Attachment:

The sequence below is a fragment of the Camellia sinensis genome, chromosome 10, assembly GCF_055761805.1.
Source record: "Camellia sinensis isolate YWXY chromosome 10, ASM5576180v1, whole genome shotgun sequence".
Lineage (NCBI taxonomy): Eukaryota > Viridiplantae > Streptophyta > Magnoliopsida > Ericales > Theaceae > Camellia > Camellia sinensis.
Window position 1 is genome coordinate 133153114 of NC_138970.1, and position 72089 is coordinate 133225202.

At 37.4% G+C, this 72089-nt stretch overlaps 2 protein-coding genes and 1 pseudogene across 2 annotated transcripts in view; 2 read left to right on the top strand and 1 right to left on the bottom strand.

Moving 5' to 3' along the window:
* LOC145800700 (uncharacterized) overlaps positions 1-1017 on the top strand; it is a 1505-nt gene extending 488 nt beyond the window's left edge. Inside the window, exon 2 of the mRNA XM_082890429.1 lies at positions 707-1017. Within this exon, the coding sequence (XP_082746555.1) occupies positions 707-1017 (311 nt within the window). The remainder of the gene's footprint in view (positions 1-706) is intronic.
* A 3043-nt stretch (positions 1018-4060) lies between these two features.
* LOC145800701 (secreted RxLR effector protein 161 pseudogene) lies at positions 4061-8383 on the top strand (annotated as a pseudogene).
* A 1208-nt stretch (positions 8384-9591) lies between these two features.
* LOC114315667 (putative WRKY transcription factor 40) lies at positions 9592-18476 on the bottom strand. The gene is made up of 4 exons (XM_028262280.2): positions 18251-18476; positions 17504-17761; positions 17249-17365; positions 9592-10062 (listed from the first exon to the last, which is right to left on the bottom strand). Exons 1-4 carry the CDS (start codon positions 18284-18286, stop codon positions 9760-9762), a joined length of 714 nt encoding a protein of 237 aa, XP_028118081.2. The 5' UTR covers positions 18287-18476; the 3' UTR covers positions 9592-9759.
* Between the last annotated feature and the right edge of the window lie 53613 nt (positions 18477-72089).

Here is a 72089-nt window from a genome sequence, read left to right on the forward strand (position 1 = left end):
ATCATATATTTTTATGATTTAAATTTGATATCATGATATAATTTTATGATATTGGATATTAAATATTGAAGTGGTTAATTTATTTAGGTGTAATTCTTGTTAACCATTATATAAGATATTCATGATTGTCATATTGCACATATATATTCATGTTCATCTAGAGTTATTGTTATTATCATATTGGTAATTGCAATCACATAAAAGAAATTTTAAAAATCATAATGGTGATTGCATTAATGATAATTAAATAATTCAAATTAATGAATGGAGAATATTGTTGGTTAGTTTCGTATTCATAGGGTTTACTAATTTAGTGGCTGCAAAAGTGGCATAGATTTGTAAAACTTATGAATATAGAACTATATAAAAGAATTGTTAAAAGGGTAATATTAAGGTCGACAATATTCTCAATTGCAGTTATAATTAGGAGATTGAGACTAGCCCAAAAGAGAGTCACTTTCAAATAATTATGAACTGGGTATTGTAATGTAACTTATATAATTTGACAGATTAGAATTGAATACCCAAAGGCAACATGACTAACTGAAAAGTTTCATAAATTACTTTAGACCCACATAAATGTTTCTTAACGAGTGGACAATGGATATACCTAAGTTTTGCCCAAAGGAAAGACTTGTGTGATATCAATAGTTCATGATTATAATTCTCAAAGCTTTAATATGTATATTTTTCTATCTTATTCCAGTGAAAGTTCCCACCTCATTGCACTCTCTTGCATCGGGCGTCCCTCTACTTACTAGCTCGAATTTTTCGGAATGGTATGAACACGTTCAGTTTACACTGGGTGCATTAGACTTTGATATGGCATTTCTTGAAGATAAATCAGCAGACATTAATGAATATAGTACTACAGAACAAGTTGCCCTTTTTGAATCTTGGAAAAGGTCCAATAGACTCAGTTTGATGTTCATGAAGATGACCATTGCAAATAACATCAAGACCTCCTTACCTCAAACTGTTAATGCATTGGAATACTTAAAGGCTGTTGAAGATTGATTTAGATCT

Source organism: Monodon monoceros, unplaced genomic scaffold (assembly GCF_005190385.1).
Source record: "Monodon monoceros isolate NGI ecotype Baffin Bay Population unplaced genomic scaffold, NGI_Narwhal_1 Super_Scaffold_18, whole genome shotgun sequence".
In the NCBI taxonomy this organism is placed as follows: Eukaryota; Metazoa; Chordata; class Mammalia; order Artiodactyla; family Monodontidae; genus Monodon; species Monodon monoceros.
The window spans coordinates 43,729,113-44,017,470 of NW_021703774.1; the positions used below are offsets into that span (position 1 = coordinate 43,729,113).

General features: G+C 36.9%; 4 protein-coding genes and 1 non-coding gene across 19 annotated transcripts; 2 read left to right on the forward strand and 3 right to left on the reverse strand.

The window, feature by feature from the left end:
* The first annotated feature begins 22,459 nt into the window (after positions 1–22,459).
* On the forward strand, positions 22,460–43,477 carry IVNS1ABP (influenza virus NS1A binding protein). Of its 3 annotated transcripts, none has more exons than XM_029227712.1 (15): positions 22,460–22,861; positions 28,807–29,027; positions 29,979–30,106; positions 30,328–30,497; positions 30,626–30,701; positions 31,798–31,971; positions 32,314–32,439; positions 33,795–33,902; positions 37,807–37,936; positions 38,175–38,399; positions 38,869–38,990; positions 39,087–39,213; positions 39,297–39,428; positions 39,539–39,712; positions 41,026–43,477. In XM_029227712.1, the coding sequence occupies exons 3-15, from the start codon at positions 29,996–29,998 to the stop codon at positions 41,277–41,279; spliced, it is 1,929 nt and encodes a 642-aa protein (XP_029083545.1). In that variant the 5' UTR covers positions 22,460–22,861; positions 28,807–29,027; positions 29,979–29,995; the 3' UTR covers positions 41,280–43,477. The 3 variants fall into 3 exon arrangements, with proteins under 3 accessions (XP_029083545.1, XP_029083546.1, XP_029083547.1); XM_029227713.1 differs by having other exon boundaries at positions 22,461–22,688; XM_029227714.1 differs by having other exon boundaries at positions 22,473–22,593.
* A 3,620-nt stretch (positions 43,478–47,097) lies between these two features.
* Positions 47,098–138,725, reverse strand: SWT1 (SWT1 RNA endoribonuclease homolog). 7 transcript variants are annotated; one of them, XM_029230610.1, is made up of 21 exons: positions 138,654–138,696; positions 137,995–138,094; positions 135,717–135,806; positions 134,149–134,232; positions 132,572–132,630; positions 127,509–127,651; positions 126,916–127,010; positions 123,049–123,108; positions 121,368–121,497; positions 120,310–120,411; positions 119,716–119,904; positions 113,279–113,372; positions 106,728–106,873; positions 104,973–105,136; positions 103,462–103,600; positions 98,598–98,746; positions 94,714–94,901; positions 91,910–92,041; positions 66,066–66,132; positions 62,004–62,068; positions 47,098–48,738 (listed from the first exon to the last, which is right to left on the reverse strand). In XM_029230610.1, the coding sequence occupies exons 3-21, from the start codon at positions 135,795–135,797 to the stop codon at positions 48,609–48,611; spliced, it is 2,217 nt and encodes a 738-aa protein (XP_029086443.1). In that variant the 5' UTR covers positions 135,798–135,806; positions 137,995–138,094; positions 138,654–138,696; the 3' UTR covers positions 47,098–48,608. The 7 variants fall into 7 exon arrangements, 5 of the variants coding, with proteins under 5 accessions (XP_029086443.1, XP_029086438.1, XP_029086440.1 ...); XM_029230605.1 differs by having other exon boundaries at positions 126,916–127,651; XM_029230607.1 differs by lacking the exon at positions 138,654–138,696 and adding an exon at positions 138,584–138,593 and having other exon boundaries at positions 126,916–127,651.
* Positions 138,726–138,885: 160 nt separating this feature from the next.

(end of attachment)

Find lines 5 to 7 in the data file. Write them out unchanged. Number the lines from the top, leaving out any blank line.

At 37.4% G+C, this 72089-nt stretch overlaps 2 protein-coding genes and 1 pseudogene across 2 annotated transcripts in view; 2 read left to right on the top strand and 1 right to left on the bottom strand.

Moving 5' to 3' along the window:
* LOC145800700 (uncharacterized) overlaps positions 1-1017 on the top strand; it is a 1505-nt gene extending 488 nt beyond the window's left edge. Inside the window, exon 2 of the mRNA XM_082890429.1 lies at positions 707-1017. Within this exon, the coding sequence (XP_082746555.1) occupies positions 707-1017 (311 nt within the window). The remainder of the gene's footprint in view (positions 1-706) is intronic.